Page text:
Skipping Django serialization of rarely changing objects

Skipping Django serialization of rarely changing objects

For database objects that rarely change but are often requested using a RESTful API, repeated serialization is wasteful. We show you how serialization can be skipped using the HTTP header If-Modified-Since.
As an example, consider a very simplified version of the Django model used by kubo to represent a store:

Using the Django REST framework, it is simple to create a serializer and a viewset to retrieve details about all stores available to kubo ordered by name:

Technically this works fine. However, even though any of the fields of a Store rarely change, each call to a /stores/123/ API route has to serialize the same data over and over again.

But what if the Kubo app remembers when it last queried the Kubo server for a store, and could request to send the full data only if anything changed?

Luckily the HTTP protocol already provides the means to do just that by specifying If-Modified-Since header. In case the data changed, the result should be a HTTP 200 (“ok”) and the full serialized data. In case nothing changed since the last request, the result should be a HTTP 304 (“not modified”) without any further data. In this case the app will know that the current data it has already stored locally are still up to date.

To enable such behavior, we first have to remember when a Store was last changed. This can be done by adding a DateTimeField to Store with auto_now=True:

last_modified = models.DateTimeField(auto_now=True)

The auto_now means that the value of last_modified is automatically updated by Django to the current time each time Store.save() is called.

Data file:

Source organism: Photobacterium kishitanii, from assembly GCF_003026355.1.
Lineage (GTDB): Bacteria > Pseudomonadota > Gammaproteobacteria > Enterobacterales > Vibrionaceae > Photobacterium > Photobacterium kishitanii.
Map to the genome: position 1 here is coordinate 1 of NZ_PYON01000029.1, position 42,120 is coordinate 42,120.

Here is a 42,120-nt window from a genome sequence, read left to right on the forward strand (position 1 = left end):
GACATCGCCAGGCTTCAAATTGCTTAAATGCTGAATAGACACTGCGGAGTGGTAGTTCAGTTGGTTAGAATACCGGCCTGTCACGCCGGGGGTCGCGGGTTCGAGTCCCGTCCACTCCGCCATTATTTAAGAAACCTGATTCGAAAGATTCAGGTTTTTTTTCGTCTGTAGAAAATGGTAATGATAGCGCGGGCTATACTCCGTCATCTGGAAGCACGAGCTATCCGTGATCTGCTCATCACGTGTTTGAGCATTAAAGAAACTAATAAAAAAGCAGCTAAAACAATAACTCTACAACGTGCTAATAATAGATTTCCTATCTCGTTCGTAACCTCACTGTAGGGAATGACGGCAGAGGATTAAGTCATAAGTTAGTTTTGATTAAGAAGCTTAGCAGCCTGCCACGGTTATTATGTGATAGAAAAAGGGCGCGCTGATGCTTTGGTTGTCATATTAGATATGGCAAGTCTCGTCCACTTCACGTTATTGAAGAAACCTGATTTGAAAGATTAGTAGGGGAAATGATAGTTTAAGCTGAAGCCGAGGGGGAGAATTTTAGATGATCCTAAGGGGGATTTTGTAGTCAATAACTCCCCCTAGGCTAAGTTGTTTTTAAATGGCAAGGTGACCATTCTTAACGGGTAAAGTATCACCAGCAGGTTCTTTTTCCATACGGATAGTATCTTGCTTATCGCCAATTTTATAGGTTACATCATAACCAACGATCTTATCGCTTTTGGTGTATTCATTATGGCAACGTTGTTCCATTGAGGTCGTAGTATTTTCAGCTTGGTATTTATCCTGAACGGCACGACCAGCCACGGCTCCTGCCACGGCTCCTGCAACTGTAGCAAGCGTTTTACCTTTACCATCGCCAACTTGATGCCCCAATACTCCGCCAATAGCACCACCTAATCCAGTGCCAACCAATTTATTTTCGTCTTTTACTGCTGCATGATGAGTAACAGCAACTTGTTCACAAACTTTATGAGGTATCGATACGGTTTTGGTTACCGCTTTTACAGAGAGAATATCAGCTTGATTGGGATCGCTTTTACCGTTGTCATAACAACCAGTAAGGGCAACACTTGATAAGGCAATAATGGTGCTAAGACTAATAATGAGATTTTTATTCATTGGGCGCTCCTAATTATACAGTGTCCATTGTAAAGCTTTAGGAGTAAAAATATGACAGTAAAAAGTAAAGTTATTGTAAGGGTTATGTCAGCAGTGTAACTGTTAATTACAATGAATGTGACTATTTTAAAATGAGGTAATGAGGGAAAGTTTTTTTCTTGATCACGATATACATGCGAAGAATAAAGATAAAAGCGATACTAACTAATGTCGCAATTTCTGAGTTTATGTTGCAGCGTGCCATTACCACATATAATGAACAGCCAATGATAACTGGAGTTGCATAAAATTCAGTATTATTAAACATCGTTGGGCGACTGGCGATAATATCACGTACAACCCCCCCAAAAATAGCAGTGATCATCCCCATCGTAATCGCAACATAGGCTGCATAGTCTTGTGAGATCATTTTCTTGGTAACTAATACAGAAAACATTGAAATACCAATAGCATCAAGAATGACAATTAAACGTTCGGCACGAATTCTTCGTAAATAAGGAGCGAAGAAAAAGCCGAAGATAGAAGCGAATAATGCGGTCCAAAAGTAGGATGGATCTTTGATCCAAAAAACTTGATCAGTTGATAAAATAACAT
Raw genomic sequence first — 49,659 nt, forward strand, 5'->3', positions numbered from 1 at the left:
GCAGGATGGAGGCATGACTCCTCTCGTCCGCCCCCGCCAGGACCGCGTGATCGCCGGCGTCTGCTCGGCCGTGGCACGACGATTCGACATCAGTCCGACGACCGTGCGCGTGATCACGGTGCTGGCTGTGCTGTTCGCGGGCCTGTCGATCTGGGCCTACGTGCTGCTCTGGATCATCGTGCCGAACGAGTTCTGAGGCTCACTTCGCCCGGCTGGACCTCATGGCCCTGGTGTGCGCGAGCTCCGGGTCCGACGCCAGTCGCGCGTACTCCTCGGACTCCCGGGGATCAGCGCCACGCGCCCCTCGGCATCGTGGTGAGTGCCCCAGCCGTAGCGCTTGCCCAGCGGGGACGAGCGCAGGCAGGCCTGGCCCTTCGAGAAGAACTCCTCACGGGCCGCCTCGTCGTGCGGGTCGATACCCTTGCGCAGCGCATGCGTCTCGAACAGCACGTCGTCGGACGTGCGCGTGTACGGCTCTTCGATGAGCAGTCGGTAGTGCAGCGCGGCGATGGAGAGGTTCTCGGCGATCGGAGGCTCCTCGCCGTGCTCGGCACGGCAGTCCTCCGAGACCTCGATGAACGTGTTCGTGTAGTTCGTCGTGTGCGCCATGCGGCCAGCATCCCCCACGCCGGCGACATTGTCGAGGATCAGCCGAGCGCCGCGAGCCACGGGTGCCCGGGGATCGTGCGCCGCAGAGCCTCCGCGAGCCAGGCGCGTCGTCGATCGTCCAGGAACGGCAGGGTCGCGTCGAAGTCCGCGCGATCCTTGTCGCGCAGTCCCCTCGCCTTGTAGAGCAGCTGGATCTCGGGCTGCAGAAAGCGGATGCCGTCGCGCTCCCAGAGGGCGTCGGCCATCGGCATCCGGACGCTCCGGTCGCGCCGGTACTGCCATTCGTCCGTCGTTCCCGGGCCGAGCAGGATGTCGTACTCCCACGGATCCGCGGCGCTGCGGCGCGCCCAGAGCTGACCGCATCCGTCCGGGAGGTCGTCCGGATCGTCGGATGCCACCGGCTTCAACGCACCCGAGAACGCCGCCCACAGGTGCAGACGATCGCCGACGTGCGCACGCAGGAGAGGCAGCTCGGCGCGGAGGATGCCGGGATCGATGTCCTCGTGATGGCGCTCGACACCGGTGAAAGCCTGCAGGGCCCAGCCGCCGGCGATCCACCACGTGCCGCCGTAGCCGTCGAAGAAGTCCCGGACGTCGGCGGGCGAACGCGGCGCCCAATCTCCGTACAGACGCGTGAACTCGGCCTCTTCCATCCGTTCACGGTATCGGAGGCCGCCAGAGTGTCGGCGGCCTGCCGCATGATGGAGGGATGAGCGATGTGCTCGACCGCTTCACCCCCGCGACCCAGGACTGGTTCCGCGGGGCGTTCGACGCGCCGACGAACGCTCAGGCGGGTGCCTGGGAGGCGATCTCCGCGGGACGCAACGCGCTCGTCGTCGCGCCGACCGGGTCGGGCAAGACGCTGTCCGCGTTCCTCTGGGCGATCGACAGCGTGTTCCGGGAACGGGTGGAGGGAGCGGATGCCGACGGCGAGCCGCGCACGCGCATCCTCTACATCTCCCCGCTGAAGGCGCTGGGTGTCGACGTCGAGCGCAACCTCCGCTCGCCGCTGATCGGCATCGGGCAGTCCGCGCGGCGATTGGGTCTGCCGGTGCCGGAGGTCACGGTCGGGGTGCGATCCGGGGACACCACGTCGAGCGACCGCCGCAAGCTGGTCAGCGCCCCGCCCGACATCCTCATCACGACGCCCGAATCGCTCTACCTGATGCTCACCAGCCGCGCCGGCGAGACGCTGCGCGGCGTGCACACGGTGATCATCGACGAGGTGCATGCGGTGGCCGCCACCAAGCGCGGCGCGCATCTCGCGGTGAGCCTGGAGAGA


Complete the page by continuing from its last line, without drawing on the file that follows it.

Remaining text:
Next we have to tell our viewset to do a full serialization only in case anything changed.

Although Django already provides a decorator @last_modified for conditional view processing, it cannot easily be used in a REST viewset because the viewset has to look at the query parameters to know which objects to retrieve. By then, the decorator has already been passed.

Closer analysis of the ReadOnlyModeViewset reveals that in order to obtain a single object, the retrieve() method from the RetrieveModelMixin is called:

So we need to overload this and check for the If-Modified-Since header.

Getting the header from the request is as simple as

if_modified_since_value = request.headers.get("If-Modified-Since")

This header uses the date format described in RFC2616, for example:

Wed, 7 Apr 2021 13:11:23 GMT

For parsing (and formatting) this, Python provides email.utils.parsedate_to_datetime (resp. format_datetime).

We also want to handle any date formatting errors as HTTP 400 (“bad request”).

In case no modifications have happened the result is a simple

return Response({}, HTTP_304_NOT_MODIFIED)

as opposed to the previous, more computational intensive

serializer = self.get_serializer(instance)
return Response(serializer.data)

So the improved retrieve() is:

Of course, instead of providing this only for the StoreViewSet it is sensible to make a more general solution. In practice one would create a reusable class like ModifiedReadOnlyModelViewset that extends the standard ReadOnlyModelViewSet. Then viewsets for any appropriate models can derive from it.

Conclusion

With a few lines of code, viewsets of the Django REST framework can skip serialization for unmodified objects provided the client specified the HTTP standard header If-Modified-Since. This reduces the computational effort needed to compute the result and the size of the payload sent over the network.